“It’s not like you just get a frost a few weeks early,” she added. “Farmers know how to deal with that. But the extremes are harder to recover from.”
A recent example was a late frost on Mother’s Day weekend last spring. A number of local wineries took a big hit. Delmare, at Rappahannock Cellars, was able to limit his losses a bit because he had invested in propane heaters and large fans that push cold air away from the ground. He actually bought the equipment two years ago because of another trend he noticed. With warmer, shorter winters, the buds on his vines were turning green earlier in April, which meant they were exposed to a potential spring frost for a longer period of time.
“Those are the kind of things we’re seeing that are different from 20 years ago,” he said. Delmare also noted that his winery was hit by a hailstorm for the first time in 2019. The second time was this year.
Specific weather events can’t be tied directly to climate change, but to Delmare, it reflects the weather’s variability, which he described as “all over the place.”
Because of shorter winters and longer growing seasons, grapes can be harvested earlier in the wineries, perennial herbs stay active longer, and it’s no longer so strange to see tomato plants still producing fruit in November. Fall crops can do particularly well.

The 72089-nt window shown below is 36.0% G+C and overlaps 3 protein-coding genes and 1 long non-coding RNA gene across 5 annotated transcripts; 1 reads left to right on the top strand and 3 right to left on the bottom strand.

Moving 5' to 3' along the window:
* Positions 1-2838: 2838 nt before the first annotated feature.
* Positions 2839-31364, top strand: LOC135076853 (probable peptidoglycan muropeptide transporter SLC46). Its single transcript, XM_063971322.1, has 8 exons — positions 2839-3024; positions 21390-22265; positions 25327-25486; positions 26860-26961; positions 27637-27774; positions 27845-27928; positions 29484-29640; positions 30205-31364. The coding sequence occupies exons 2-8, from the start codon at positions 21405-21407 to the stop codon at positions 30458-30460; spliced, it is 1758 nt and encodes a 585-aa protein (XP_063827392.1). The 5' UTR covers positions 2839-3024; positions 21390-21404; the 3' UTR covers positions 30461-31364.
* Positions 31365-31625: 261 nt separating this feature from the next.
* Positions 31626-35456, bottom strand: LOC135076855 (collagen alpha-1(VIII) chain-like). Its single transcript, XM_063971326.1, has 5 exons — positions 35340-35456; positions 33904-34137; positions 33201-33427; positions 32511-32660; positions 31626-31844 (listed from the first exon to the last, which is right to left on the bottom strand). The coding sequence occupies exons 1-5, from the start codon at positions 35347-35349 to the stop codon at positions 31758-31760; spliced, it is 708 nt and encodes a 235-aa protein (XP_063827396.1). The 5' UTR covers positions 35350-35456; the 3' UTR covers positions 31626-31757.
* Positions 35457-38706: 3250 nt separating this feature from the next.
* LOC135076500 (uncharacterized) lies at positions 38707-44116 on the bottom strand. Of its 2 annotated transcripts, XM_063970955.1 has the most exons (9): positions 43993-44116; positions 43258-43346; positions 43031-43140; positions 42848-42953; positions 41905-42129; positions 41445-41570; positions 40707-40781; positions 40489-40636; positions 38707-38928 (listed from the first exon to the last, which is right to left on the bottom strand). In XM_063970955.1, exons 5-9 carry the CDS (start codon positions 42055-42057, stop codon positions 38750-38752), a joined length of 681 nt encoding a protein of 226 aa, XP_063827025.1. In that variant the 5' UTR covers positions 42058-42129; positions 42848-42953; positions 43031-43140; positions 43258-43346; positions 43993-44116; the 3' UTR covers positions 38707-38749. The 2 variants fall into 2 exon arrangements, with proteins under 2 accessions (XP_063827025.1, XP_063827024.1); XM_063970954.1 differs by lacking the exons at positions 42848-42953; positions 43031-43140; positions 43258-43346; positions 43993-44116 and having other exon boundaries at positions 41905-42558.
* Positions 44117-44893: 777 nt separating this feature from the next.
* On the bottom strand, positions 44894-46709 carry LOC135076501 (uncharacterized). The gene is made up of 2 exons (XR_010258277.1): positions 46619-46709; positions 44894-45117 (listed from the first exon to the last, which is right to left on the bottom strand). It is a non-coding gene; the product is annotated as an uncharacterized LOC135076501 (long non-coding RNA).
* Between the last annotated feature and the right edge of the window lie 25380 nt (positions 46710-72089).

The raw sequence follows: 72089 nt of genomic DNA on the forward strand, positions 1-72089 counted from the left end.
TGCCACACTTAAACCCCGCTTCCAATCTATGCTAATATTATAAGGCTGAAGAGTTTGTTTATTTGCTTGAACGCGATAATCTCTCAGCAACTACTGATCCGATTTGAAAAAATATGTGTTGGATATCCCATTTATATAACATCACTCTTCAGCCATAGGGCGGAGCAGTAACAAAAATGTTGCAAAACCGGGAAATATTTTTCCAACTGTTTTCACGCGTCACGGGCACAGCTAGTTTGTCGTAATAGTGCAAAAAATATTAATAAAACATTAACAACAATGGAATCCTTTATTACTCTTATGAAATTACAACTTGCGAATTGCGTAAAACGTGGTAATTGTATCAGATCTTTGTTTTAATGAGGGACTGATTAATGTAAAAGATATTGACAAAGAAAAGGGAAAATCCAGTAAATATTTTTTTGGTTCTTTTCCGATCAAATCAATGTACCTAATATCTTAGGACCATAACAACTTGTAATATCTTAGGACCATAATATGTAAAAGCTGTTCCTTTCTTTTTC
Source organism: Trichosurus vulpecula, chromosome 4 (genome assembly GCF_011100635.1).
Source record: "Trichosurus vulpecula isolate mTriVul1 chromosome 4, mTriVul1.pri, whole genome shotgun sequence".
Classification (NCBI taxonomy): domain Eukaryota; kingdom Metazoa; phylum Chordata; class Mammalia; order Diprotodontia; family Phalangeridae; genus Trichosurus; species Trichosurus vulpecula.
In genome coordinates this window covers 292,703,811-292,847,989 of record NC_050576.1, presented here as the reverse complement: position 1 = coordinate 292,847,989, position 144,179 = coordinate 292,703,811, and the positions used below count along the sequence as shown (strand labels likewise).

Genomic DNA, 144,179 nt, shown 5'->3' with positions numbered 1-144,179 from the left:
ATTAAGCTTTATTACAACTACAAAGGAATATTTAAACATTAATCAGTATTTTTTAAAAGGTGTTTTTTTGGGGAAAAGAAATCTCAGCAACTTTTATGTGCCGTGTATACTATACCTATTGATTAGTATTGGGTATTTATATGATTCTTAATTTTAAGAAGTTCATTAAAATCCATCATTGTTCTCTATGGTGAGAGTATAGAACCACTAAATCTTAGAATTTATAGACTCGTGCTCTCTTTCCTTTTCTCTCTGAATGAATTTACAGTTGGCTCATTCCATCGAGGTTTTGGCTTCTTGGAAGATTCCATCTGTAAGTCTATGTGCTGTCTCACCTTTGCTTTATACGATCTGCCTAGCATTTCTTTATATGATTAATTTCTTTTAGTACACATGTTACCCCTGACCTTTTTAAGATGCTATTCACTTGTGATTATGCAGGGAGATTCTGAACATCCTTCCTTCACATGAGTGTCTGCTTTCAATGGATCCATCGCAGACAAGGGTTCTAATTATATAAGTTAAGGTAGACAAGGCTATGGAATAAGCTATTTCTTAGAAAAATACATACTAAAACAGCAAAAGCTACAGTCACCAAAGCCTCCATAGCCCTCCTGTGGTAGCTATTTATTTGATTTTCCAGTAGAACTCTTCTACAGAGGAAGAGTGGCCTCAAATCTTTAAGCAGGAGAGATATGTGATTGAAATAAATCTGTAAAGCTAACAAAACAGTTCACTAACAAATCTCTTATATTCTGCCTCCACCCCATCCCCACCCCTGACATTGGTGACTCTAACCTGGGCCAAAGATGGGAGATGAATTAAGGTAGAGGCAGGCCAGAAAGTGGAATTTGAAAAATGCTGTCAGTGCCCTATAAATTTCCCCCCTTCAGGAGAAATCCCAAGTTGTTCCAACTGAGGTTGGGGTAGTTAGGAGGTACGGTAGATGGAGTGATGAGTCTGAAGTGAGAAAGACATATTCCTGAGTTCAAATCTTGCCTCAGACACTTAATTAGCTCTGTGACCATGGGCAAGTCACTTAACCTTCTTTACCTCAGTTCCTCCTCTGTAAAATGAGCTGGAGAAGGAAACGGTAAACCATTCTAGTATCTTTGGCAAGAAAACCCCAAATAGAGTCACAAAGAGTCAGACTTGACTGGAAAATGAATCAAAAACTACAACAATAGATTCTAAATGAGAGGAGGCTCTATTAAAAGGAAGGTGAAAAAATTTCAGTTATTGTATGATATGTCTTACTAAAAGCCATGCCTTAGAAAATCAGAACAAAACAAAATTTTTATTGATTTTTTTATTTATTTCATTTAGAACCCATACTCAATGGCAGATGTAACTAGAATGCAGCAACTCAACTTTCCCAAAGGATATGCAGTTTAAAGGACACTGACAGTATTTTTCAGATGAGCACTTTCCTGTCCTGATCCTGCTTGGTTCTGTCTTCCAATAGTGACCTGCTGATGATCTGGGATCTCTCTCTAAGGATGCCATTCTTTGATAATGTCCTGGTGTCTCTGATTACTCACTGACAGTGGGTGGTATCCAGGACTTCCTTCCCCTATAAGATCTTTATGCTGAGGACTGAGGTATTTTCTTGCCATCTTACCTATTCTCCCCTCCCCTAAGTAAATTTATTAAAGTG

“We’re having the biggest cabbages we’ve ever had,” said Carlberg. “They’re actually kinda frightening.”
But the dark side of milder winters is that they make it much easier for pests and pathogens to survive and thrive.
“The change in winters is what we noticed first,” said Aleta Gadino, of Gadino Cellars, and a board member of the Rappahannock League for Environmental Protection (RLEP). “Then we started seeing more insects coming here from farther south.”
Now, says Julie Shortridge, an assistant professor and extension specialist at Virginia Tech, destructive insects that used to plague farmers only in South Carolina and Georgia are showing up in Virginia fields.
“That means more intense pest management,” said Steven Rideout, another Virginia Tech professor and extension specialist. “That could mean more pesticides, which is more costly and has an impact on the environment. And it can make it a lot more difficult for organic farms.”